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    • Students cheer on Varsity Volleyball in their quest for the FAA Championship.

Full-Time Return to Campus Brings Surge in School Spirit

Arielle Rieder ’23 Campus Correspondent
The return to the Hopkins campus after online school sparked a renewed interest in school spirit. From athletic contests with fans to spirit days, such as Spirit Week, that have been absent for over a year, this school year has brought all of these activities back to campus.
During the pandemic, school spirit waned as the school adopted a hybrid model. Joy Xu ’23, a Student Council (StuCo) Representative, stated, “It was difficult to have the same amount of school spirit during the hybrid model, but once we came back to full in-person [school], most people were excited to be part of the community!” Adam Hagens ’23 said that in-person events such as the Back to School Bash and Homecoming have lifted morale: “School Spirit is stronger than before [online school] since everyone wants to get back to normal and what we [had] before.”

In particular, students have been looking forward to the return of Hopkins traditions, especially those that bring together the student body. KC Chustecki ’23 ex- pressed excitement for the Five Golden Rings Assembly before winter break: “I’m so excited for [Five Golden Rings] this year. Shorter classes are amazing and then we get to sit together in the AC and laugh and sing and it’s the best way to go off to break.” Hagens echoed this sentiment: “The whole school comes together before break.”

The resumption of sports games has also led to an increase in student participation. From regular athletics contests to special events like the junior vs. senior girls football game and student-versus-teacher games, attending athletic events is a favorite pastime for many students. As a Volleyball player, Xu has noticed that “lots of people come out to games and cheer us on.” Dev Madhavani ’23 agreed: “I’ve found that we get a lot of people out to games like the Volleyball FAA championships.” However, he wished for “more participation in Spirit Week or other events.” Another way students show school spirit is by wearing Hopkins School or team merchandise. School Store Manager Tracy Bray explained, “I see tons of kids in Hopkins gear, whether for sports or through the items here at the store.”

Sports play a big role in how Hopkins shows school spirit, with events such as Homecoming that showcase the sports teams. Director of Aquatics Chuck Elrick noticed the difficulties that Hopkins has trying to support the teams: “With the majority of students participating in a sport or drama production, it makes it difficult for students to support various teams, as they are participating as well.” Even with difficulties in finding support, StuCo President Albert Yang ’22 enjoys the athletic side of school spirit: “My favorite event has to be Homecoming weekend. For me, playing in a soccer match then cheering on classmates in their sports games is the highlight every year.”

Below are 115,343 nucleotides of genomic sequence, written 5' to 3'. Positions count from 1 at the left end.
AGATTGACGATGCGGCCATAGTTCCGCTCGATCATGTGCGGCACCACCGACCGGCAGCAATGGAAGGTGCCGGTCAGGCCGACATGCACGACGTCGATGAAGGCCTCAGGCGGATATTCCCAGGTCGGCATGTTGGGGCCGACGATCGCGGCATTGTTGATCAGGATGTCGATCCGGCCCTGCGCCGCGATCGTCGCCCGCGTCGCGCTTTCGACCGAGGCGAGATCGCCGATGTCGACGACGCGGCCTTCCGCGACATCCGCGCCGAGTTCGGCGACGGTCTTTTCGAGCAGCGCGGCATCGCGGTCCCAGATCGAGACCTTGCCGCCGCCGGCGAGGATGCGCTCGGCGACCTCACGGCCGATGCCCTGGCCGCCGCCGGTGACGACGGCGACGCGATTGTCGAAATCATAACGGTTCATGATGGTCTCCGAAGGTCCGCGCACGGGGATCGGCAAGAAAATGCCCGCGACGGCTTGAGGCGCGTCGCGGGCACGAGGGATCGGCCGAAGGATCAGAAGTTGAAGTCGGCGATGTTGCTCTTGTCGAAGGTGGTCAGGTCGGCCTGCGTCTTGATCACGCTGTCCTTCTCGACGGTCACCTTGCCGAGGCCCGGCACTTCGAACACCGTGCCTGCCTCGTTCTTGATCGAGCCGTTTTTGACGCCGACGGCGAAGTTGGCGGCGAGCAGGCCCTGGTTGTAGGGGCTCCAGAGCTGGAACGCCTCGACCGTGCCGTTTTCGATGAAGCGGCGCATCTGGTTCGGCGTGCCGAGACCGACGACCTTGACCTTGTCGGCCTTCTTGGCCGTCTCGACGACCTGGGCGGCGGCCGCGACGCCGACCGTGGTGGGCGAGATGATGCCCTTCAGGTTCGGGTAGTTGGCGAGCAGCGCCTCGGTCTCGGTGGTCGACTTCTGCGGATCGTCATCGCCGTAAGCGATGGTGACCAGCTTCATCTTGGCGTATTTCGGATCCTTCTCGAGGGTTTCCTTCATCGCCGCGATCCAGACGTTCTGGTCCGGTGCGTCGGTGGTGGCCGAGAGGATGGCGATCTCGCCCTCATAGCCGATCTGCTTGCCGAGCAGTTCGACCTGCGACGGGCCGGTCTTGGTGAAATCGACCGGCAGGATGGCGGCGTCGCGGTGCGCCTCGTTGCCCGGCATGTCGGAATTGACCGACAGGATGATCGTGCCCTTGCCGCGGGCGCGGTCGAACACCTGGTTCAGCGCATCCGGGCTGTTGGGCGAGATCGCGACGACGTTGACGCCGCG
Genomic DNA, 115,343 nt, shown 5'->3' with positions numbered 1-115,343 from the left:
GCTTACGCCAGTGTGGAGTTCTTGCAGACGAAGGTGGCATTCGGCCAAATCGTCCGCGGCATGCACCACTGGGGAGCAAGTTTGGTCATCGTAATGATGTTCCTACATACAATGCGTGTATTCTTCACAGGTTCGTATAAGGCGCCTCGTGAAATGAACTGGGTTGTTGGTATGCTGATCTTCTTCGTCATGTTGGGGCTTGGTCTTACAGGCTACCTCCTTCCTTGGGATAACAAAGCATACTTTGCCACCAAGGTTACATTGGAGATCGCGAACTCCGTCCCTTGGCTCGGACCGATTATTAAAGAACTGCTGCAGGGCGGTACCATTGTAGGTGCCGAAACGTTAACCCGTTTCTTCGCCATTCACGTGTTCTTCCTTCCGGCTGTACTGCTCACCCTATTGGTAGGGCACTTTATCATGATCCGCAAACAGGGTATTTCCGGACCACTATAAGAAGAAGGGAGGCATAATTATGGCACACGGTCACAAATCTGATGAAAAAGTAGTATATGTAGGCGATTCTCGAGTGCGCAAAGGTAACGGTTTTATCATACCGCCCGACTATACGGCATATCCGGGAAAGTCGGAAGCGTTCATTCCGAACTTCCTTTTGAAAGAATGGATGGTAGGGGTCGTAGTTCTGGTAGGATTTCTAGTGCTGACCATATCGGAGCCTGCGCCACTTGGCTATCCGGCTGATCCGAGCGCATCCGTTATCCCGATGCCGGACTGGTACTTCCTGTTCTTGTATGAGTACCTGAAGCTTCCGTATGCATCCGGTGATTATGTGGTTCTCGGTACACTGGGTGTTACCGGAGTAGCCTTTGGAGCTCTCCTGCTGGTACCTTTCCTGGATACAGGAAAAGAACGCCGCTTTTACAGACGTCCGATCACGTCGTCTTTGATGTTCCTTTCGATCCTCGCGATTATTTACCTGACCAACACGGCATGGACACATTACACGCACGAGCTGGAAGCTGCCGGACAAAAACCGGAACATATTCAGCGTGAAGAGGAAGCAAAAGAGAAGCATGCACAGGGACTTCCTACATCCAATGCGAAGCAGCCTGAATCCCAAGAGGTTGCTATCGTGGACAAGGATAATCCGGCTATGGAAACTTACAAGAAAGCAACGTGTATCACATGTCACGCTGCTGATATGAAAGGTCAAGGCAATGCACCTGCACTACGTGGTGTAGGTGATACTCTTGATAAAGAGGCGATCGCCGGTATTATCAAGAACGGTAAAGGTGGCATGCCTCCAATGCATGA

Covid’s differing impact on various grades and the time away from school in 2020-2021 limited efforts at school spirit. With this, the urge to attend school events has grown. When Covid-19 impacted the ninth grade for the Class of 2024, Emma Yan ’24 was most looking forward to the volleyball games and Homecoming. Yan explained, “I feel like Covid definitely dampened our school spirit because [fewer] people showed up to games, but now that things are slowly going back to normal I feel like the school spirit is better than ever because people are making up for lost time.” Yang agreed, “Covid had a significant impact on school spirit, limiting it in all facets. We couldn’t have the same events nor cheer on each other as we can now. I’m happy to see a growing sense of normalcy.”

Students and faculty alike are excited to return to activities on campus that showcase the best school spirit that Hopkins has to offer. The pandemic and online school brought students a new appreciation for school spirit and the many events that foster it. Yang said, “School spirit has bounced back in a big way. Seeing the whole community together at Assemblies, sports games, and events such as Back to School Bash shows the progression we’ve made since last year.” Elrick agreed: “I don’t think the pandemic has changed school spirit. If anything, the desire to get back to ‘normal’ has increased school spirit. My hope is that we can maintain it and not get complacent.”
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